These divrei Torah were adapted from the hashkafa portion of Rabbi Yissocher Frand’s Commuter Chavrusah Tapes on the weekly portion: Tape # 528, Sending Someone on a Fatal Mission. Good Shabbos!
The Yetzer HaTov Is Not A Noodnik
This week’s parsha contains the incident of Yosef’s interaction with Potiphar’s wife. She had her eye on Yosef and wanted to commit adultery with him. She pestered him day after day trying to get him to agree. According to Chazal, her motive was more than just passion or lust. Her astrologers informed her that she and Yosef were destined to have common descendants. She felt that Yosef was destined to father a child from her and that it would be most appropriate for them to have this illicit liaison. (She did not realize that it would be with her daughter — Osnas – that Yosef would have his two sons).
Her “pestering” Yosef every day involved her repeating to Yosef her erroneous belief that they were destined to have children together: “It is a mitzvah”; “The future is dependent on this”; “This is G-d’s Will”. Nevertheless, Yosef’s response was constant: “How can I do this evil act and I will sin to G-d.” [Bereshis 39:9] In other words, he told her: “You tell me it is a ‘mitzvah’, I’m telling you it is an aveirah [sin].”
The Sefas Emes asks – how was Yosef so sure that it was a sin and that Potiphar’s wife was in error? The Sefas Emes answers with a sharp Yiddish comment: The Yetzer Tov is not a noodnik. In other words, a person’s “good inclination” does not pester him.
This is not just a humorous comment. This thought contains a basic truth. There is a pattern to the activities of the Yetzer HaTov and the Yetzer HaRah. Things that come easily, things that a person wants to do, things that a person is excited about doing and has the energy to do – those are the things that we need to be careful about.
Things that are a “pain”, things that do not come easily and that are troublesome, and that we do not seem to always have the energy for – these are thing things the Yetzer HaTov would want us to do.
Rav Sholom Schwadron cites a teaching from Avos d’Rav Nassan: When a person is aroused by a passion and is contemplating doing an immoral act, all his limbs listen to him – he has energy and he moves forward with a bounce and with enthusiasm. This is because the Evil Inclination rules over the 248 limbs of a person. Therefore when the Yetzer Harah orders a person to “do it”, there is always energy for the task. On the other hand, when someone is on the way to do a mitzvah, all of his limbs become lazy.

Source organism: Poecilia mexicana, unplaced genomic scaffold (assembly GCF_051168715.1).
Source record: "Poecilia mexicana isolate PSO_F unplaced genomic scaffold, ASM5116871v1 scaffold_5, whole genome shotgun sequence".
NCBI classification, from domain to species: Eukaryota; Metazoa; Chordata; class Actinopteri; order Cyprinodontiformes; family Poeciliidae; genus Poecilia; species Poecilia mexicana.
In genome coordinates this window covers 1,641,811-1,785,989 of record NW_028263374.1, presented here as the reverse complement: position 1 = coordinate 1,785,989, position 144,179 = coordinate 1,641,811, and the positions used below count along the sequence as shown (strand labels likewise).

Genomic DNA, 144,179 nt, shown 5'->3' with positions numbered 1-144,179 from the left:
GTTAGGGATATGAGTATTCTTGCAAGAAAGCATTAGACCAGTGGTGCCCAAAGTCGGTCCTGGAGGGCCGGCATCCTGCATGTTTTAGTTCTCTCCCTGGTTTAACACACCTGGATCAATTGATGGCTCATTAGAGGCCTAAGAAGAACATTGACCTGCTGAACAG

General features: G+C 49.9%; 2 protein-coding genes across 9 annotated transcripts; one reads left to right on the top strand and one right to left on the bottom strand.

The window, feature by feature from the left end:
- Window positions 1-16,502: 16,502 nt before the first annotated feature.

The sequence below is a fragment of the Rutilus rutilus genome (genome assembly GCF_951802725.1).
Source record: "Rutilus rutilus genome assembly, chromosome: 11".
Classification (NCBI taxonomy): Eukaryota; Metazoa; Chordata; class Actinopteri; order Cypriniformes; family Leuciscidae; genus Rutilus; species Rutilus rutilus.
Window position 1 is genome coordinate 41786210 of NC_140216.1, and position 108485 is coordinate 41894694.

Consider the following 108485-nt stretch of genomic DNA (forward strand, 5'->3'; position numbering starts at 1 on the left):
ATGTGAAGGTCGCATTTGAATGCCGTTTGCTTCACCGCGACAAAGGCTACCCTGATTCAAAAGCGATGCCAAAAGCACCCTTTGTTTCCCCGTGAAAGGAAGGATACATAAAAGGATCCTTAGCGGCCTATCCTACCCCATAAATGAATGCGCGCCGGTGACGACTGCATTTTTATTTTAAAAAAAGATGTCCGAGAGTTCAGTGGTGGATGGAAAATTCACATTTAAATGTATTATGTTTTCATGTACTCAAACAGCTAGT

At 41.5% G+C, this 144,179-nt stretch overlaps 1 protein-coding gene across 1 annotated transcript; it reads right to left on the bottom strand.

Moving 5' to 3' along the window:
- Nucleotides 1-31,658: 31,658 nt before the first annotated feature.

It is hard to get out of bed to go to minyan. But if someone has a business appointment where he knows that he stands to make a lot of money, there will be no problem jumping out of bed. This is not to say, chas v’Sholom, making a business deal is a sin — but it certainly can’t be equated with doing a mitzvah. And how much more so does this apply when a person is on his way to doing something that he should not be doing.
This was the insight of the Sefas Emes. Yosef knew that if this woman was pestering him, over and over and over: “Do it, do it, do it” — then it was obviously not a message from his “Good Inclination”. Yosef knew that the Yetzer HaTov is not a noodnik.
It is with this perspective that we need to judge so many things in life. When we are weighing an act — “Is this a mitzvah or an aveirah?” — let us always apply the principle that the Good Inclination does not pester us.
A Sermon Before Napoleon
At the end of the parsha, Yosef finds himself in prison with two ministers of Pharaoh. They each had a terrible nightmare and were unable to come up with satisfactory interpretations. When the Sar HaMashkim [chamberlain of the cupbearers] recited his strange dream to Yosef, Yosef gave him the following interpretation:
The three tendrils are a three-day period. In another three days Pharaoh will count you and will restore you to your post, and you will place Pharaoh’s cup in his hand as was the former practice when you were his cupbearer, at which time if you would think of me with yourself [ki im zechartani…] when you will have benefited, and you will please do me a kindness and mention me to Pharaoh, then you would get me out of this building. For indeed I was kidnapped from the land of the Hebrews and even here I have not done anything for them to have put me in the pit.” [Bereshis 4:12-15]